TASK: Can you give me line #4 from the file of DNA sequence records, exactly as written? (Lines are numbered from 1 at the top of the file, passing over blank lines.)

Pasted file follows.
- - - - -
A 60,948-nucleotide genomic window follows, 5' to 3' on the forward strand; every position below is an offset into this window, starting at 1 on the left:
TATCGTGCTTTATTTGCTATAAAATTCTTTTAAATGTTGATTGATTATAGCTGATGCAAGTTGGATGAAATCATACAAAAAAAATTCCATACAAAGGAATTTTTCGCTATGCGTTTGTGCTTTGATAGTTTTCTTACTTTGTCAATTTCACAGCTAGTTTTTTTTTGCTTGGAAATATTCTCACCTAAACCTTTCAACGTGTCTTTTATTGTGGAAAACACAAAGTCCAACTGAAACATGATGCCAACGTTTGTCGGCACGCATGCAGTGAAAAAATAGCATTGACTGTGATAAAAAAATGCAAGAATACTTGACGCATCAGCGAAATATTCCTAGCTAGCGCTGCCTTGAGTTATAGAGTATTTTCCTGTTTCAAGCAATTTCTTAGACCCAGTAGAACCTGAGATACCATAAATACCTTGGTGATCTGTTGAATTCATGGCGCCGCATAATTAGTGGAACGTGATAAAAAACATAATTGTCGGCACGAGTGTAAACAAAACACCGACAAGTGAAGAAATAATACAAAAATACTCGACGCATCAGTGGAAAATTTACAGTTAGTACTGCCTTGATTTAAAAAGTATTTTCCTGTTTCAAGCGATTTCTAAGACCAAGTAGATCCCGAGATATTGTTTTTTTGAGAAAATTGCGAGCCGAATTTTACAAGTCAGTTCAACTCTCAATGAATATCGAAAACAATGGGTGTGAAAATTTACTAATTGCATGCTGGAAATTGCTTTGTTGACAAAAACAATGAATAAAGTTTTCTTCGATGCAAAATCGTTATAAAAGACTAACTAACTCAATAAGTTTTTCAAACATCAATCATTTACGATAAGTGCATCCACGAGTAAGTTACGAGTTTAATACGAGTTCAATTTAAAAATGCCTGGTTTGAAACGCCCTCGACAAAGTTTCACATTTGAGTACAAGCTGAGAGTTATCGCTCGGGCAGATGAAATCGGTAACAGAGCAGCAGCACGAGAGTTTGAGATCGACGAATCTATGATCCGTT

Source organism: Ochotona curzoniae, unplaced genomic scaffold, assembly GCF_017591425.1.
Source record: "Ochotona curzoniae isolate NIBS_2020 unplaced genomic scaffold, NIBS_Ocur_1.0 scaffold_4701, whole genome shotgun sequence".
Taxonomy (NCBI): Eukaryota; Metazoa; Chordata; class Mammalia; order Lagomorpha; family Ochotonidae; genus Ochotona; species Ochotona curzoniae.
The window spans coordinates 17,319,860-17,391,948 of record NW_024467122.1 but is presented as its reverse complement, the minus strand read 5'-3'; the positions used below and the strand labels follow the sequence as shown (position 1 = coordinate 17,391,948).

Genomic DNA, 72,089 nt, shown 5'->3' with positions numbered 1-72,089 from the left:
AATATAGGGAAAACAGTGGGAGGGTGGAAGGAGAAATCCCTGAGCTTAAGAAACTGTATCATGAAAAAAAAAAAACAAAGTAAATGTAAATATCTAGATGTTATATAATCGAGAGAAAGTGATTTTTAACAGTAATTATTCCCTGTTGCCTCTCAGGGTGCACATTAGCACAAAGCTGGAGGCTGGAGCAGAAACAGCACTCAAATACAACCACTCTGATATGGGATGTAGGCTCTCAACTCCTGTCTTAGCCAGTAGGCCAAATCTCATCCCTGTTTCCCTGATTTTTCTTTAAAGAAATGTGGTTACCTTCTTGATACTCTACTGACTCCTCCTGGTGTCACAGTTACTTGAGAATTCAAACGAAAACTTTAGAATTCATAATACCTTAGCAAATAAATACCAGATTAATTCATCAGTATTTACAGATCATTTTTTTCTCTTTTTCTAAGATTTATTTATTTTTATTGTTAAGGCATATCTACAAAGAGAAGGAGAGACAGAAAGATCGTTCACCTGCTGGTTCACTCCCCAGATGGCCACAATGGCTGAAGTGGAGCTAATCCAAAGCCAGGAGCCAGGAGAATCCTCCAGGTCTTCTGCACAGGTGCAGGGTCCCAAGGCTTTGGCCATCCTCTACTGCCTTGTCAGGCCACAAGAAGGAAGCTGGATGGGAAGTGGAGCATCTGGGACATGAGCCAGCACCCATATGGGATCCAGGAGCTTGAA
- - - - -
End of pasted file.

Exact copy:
Source record: "Ochotona curzoniae isolate NIBS_2020 unplaced genomic scaffold, NIBS_Ocur_1.0 scaffold_4701, whole genome shotgun sequence".